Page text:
LMB In The News


Astrocytes set the pace of our body clock

In their paper published earlier this month, which featured on the front cover of Neuron, the Hasting’s group reported their discovery of an entirely unprecedented component of the pacemaker of our body clock. Technology Networks discuss their findings. More…

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Visualising the genome: Cambridge scientists create first 3D structures of active DNA

Tim Stevens, in collaboration with scientists from the University of Cambridge, has determined the first 3D structures of intact mammalian genomes from individual cells, showing how the DNA from all the chromosomes intricately folds to fit together inside the cell nuclei. More…

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Julian Gough discusses the wonders of the SUPERFAMILY database

Julian Gough is interviewed by the Huffington Post and discusses SUPERFAMILY, his database of structural and functional annotations for proteins and genomes, a public resource which scientists around the world can use freely in their research. More…

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Student artist meets LMB scientist who discovered inspirational toxin’s structure

PDBe logo

Vivian, student artist who created a painting based on lysenin during Protein Data Bank in Europe’s art-science collaborative project, met with LMB’s Christos Savva, the scientist who discovered the structure of lysenin, at the opening of the Cambridge exhibition of artworks by The Leys students. More…

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Alison Woollard is guest on BBC Radio 4, ‘The Life Scientific’

Alison Woollard, LMB 1996-2000, Postdoctoral Fellow, Cell Biology

Professor Alison Woollard, from the Department of Biochemistry at the University of Oxford, is this week’s guest on BBC Radio 4’s ‘The Life Scientific’. Alison explains her enthusiasm for the tiny nematode worm, C. elegans, and talks fondly of her time at the LMB. More…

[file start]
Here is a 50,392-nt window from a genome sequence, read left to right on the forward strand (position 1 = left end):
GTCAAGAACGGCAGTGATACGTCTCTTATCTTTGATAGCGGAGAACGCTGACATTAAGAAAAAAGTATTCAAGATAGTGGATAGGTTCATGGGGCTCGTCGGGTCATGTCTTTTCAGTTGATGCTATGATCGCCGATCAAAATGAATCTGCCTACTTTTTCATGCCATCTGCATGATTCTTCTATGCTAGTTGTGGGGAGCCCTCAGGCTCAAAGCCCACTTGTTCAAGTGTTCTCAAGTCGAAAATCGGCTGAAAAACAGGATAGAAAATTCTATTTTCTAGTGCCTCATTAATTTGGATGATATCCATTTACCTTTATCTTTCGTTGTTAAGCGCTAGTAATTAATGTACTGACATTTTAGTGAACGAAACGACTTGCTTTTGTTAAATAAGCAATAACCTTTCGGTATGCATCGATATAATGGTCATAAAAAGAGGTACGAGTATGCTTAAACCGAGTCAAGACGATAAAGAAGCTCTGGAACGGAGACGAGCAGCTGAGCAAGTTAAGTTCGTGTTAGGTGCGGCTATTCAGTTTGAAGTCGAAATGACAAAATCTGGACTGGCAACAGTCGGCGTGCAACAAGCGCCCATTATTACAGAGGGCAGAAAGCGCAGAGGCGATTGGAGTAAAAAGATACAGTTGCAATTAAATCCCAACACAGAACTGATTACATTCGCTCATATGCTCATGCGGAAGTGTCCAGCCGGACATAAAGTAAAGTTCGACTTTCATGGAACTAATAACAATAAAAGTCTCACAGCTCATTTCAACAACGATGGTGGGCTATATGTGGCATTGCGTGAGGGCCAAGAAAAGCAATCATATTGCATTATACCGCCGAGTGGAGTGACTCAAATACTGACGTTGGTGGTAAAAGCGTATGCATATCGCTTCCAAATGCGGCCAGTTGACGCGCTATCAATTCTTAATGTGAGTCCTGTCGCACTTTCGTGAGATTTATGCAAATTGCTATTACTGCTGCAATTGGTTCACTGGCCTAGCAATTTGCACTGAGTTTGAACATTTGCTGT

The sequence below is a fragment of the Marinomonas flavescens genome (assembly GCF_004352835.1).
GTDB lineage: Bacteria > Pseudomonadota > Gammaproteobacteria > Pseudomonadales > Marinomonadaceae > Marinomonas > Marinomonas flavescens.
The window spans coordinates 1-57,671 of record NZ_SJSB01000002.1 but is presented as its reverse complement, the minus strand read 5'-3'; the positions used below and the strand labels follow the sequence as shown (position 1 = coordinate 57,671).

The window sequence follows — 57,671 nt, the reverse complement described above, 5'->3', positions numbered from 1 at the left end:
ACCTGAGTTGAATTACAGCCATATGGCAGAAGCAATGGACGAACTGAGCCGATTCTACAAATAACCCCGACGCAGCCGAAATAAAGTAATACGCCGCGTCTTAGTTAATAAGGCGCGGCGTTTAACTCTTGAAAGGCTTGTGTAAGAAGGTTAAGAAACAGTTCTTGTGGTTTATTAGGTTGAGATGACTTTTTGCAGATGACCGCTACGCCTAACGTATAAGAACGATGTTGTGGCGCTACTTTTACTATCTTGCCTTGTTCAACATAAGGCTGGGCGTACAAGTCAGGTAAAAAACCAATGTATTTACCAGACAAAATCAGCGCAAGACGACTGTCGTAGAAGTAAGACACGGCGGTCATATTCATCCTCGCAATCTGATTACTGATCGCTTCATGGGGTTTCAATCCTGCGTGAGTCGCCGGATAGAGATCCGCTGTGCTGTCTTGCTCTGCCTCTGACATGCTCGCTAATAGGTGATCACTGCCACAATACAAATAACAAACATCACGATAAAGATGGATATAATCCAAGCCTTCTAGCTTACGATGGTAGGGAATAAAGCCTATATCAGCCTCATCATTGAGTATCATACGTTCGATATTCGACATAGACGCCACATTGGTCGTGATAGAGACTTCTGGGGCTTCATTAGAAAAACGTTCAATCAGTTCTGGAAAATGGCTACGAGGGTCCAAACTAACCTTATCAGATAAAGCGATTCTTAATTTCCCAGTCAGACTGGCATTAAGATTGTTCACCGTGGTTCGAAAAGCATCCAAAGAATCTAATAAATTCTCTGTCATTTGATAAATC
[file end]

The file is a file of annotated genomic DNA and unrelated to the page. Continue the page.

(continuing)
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Rebecca Taylor to talk at Cambridge Science Festival: Thursday 23rd March, 6.00pm

University of Cambridge, Science Festival Logo

Rebecca Taylor will be giving a talk at the UTC Cambridge as part of the Cambridge Science Festival. In her talk entitled, ‘Finding the fountain of youth: why we age and what we can do about it’, Rebecca will explain how her lab are using worms to understand how the nervous system coordinates the ageing process, and how it controls the health of cells as we get older. More…

Thursday 23rd March: 6:00pm – 7:00pm, UTC Cambridge, Robinson Way, CB2 0SZ,  Booking open

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Brad Amos to talk at Cambridge Science Festival: Monday 20th March, 6.00pm

University of Cambridge, Science Festival Logo

Brad Amos will be giving a talk at the UTC Cambridge as part of the Cambridge Science Festival. In his talk entitled, ‘Life through a lens’, Brad will show spectacular new 3D images of mouse embryos, possible due to his development of the Mesolens that achieves unparalleled resolution throughout a volume hundreds of times greater than a conventional microscope. More…

20 March: 6:00pm – 7:00pm, UTC Cambridge, Robinson Way, CB2 0SZ, Booking open

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Richard Henderson shares Wiley Prize in Biomedical Sciences

The 16th annual Wiley Prize in Biomedical Sciences will be awarded to Joachim Frank, Richard Henderson, and Marin van Heel for pioneering developments in electron microscopy that are transforming structural studies of biological molecules and their complexes. More…

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Antibodies co-opt anti-microbial response to clear intraneuronal tau

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Leo James and Michel Goedert, group leaders at the LMB, recently published work in PNAS providing an explanation for how therapeutic antibodies eliminate pathogenic forms of tau protein. Here, Alzforum explore the background, results and implications of this study. More…

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Dementia – how close are we to having effective treatments?

Cambridge Neuroscience Logo

Cambridge Neuroscience, of which the LMB is a part, plays a key role in coordinating dementia research across the large and diverse community of neuroscientists in Cambridge, helping scientists and clinicians work together. The organisation has produced a new film describing some of the progress now being made against this devastating disease, including commentary from Michel Goedert, group leader in the LMB’s Neurobiology Division, who discovered how tau fibres twist together to form tangles, a hallmark of Alzheimer’s, a type of dementia. More…

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